Regarding textbooks, when I was a SciO student my favorite was The Atmosphere, by Lutgens and Tarbuck. It had a wonderful general description of most things you need... and since this year's topic is climatology, you may find their section on climatology and the Köppen system to be quite useful!

I'll try to check this thread as often as I can remember... if I don't respond quickly enough, feel free to shoot me a PM as well!
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Re: Meteorology B

Post by silverheart7 » October 30th, 2011, 1:07 pm

FueL wrote:In addition to what other people have said, I would highly recommend going to your school/local library and checking out books related to this year's topics. The more general, the better. Wikipedia can be useful, but some of their articles are still too technical and go more in depth than you need to know. The #1 resource for me has been college textbooks, because they tend to explain concepts more clearly than websites do, and they build on information you learned in previous chapters instead of referring to things you've never heard of before.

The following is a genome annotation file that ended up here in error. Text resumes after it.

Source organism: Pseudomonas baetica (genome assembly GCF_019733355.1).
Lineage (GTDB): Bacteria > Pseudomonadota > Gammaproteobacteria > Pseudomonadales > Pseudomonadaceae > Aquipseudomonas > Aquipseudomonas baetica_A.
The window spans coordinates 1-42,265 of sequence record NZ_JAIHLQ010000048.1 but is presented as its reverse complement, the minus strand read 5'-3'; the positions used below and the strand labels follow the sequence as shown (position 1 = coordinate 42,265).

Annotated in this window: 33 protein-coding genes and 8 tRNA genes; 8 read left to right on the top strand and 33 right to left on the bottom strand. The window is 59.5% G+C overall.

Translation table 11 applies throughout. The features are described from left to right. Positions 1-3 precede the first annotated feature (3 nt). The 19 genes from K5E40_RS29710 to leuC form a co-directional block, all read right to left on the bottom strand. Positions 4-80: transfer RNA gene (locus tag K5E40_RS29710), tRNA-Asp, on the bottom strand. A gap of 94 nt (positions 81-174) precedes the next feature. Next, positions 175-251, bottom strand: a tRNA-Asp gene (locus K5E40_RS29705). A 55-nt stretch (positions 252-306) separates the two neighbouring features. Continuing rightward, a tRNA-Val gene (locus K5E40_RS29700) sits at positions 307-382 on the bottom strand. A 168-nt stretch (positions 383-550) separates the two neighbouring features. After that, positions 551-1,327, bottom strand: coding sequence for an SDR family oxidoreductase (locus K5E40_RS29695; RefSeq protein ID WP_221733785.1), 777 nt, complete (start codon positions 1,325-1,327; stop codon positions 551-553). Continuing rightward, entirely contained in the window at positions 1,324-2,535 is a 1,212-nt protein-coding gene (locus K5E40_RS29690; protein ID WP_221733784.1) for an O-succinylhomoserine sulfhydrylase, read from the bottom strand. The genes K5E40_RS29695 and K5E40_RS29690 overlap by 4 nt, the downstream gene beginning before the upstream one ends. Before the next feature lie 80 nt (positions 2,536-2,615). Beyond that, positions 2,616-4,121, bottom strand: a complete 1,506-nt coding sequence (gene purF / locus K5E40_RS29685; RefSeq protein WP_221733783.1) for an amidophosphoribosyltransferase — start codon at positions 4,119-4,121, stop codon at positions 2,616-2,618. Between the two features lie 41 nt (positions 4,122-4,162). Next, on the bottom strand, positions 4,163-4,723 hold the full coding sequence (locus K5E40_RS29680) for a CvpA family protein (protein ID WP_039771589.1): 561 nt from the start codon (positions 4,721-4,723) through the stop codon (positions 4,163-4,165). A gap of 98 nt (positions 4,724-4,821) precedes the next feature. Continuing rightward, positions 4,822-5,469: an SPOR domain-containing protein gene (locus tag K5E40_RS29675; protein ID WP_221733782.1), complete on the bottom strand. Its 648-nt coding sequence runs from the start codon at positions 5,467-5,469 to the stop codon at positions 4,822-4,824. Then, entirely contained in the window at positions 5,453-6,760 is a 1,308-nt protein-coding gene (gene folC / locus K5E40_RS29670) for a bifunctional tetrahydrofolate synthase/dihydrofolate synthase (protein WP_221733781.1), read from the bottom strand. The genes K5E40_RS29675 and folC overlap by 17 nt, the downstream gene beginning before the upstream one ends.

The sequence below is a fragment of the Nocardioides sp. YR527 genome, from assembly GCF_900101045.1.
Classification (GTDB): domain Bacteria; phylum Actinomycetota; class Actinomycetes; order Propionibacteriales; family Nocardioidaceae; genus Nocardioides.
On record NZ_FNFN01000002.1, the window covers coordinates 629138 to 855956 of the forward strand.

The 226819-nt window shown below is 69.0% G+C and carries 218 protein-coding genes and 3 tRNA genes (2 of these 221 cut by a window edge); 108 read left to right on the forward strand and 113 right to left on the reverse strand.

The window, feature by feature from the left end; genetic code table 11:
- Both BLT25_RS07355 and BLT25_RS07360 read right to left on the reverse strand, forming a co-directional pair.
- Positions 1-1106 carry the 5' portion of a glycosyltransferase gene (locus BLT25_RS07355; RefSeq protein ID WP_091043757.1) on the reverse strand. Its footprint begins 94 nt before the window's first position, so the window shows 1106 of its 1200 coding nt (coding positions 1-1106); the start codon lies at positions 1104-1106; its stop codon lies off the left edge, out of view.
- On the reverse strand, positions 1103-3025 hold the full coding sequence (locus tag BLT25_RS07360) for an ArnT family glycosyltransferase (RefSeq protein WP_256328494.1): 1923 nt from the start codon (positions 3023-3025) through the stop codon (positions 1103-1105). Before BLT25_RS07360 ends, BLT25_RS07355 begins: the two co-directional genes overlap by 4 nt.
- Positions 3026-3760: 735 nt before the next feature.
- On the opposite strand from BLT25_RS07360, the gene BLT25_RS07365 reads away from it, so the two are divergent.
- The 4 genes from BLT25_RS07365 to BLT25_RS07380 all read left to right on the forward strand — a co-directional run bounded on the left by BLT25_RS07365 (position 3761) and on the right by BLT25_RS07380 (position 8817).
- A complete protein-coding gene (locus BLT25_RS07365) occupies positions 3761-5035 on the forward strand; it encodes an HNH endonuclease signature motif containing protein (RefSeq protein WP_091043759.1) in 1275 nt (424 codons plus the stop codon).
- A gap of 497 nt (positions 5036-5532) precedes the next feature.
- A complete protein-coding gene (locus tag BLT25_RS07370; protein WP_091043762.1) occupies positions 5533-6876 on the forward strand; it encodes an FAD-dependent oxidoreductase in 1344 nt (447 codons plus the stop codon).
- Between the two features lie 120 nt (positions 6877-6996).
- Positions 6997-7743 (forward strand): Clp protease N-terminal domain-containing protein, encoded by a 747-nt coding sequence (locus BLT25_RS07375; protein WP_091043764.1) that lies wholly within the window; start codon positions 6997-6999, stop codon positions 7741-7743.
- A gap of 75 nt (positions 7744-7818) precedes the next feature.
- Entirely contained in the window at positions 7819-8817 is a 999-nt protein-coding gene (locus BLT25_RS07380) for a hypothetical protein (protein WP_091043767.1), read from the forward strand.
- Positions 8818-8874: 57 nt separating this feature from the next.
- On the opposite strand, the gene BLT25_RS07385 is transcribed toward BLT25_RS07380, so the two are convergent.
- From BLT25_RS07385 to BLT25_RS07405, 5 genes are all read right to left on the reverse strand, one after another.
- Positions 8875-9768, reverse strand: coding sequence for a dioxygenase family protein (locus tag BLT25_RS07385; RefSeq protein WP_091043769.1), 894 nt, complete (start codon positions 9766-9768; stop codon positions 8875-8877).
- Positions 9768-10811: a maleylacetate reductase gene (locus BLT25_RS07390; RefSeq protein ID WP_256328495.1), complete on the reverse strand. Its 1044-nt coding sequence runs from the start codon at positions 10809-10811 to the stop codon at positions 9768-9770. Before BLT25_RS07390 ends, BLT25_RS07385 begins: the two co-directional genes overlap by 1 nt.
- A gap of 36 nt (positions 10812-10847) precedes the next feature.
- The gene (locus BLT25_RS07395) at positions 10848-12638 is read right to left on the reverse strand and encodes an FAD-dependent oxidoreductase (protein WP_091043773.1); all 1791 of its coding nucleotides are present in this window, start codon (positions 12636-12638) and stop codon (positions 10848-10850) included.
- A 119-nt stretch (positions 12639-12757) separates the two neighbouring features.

The great thing about college textbooks is that you can get used older editions on amazon for really cheap, usually a couple of bucks including shipping. To study for severe storms, I used the 2004 edition of Meteorology Today, though that runs a little more expensive (like $25 last time I checked).
Are there any problems with using old editions of textbooks to study? The newest editions are too expensive. Sorry to bother you, FueL for like the millionth time.